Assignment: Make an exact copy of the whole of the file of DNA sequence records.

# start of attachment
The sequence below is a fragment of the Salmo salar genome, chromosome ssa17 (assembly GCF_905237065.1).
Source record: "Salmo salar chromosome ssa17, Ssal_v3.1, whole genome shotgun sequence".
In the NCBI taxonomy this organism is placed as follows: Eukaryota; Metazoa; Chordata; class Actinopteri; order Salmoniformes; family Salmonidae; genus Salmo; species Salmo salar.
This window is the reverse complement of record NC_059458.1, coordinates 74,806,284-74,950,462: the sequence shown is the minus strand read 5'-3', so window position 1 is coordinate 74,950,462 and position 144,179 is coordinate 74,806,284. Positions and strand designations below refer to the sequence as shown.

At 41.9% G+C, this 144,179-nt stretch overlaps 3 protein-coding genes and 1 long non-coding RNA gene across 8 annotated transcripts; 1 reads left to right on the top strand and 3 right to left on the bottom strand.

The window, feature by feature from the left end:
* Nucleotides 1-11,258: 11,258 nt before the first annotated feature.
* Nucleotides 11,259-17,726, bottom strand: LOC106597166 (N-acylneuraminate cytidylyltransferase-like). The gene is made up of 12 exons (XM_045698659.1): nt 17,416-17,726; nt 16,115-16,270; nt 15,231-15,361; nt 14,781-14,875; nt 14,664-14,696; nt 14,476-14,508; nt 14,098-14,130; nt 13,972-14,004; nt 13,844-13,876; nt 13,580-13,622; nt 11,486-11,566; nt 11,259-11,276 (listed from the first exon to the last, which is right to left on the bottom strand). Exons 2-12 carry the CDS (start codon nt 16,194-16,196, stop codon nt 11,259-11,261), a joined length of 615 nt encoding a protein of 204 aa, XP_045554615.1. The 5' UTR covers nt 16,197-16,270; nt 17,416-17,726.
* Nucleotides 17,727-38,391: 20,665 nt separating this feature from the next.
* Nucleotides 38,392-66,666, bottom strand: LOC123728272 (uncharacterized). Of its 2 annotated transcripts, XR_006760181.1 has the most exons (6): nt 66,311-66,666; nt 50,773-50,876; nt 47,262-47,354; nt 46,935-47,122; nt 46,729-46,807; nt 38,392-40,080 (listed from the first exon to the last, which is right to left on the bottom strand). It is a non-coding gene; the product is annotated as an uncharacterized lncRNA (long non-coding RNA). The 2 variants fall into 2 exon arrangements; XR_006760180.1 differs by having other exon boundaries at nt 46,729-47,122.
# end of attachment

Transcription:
The sequence below is a fragment of the Salmo salar genome, chromosome ssa17 (assembly GCF_905237065.1).
Source record: "Salmo salar chromosome ssa17, Ssal_v3.1, whole genome shotgun sequence".
In the NCBI taxonomy this organism is placed as follows: Eukaryota; Metazoa; Chordata; class Actinopteri; order Salmoniformes; family Salmonidae; genus Salmo; species Salmo salar.
This window is the reverse complement of record NC_059458.1, coordinates 74,806,284-74,950,462: the sequence shown is the minus strand read 5'-3', so window position 1 is coordinate 74,950,462 and position 144,179 is coordinate 74,806,284. Positions and strand designations below refer to the sequence as shown.

At 41.9% G+C, this 144,179-nt stretch overlaps 3 protein-coding genes and 1 long non-coding RNA gene across 8 annotated transcripts; 1 reads left to right on the top strand and 3 right to left on the bottom strand.

The window, feature by feature from the left end:
* Nucleotides 1-11,258: 11,258 nt before the first annotated feature.
* Nucleotides 11,259-17,726, bottom strand: LOC106597166 (N-acylneuraminate cytidylyltransferase-like). The gene is made up of 12 exons (XM_045698659.1): nt 17,416-17,726; nt 16,115-16,270; nt 15,231-15,361; nt 14,781-14,875; nt 14,664-14,696; nt 14,476-14,508; nt 14,098-14,130; nt 13,972-14,004; nt 13,844-13,876; nt 13,580-13,622; nt 11,486-11,566; nt 11,259-11,276 (listed from the first exon to the last, which is right to left on the bottom strand). Exons 2-12 carry the CDS (start codon nt 16,194-16,196, stop codon nt 11,259-11,261), a joined length of 615 nt encoding a protein of 204 aa, XP_045554615.1. The 5' UTR covers nt 16,197-16,270; nt 17,416-17,726.
* Nucleotides 17,727-38,391: 20,665 nt separating this feature from the next.
* Nucleotides 38,392-66,666, bottom strand: LOC123728272 (uncharacterized). Of its 2 annotated transcripts, XR_006760181.1 has the most exons (6): nt 66,311-66,666; nt 50,773-50,876; nt 47,262-47,354; nt 46,935-47,122; nt 46,729-46,807; nt 38,392-40,080 (listed from the first exon to the last, which is right to left on the bottom strand). It is a non-coding gene; the product is annotated as an uncharacterized lncRNA (long non-coding RNA). The 2 variants fall into 2 exon arrangements; XR_006760180.1 differs by having other exon boundaries at nt 46,729-47,122.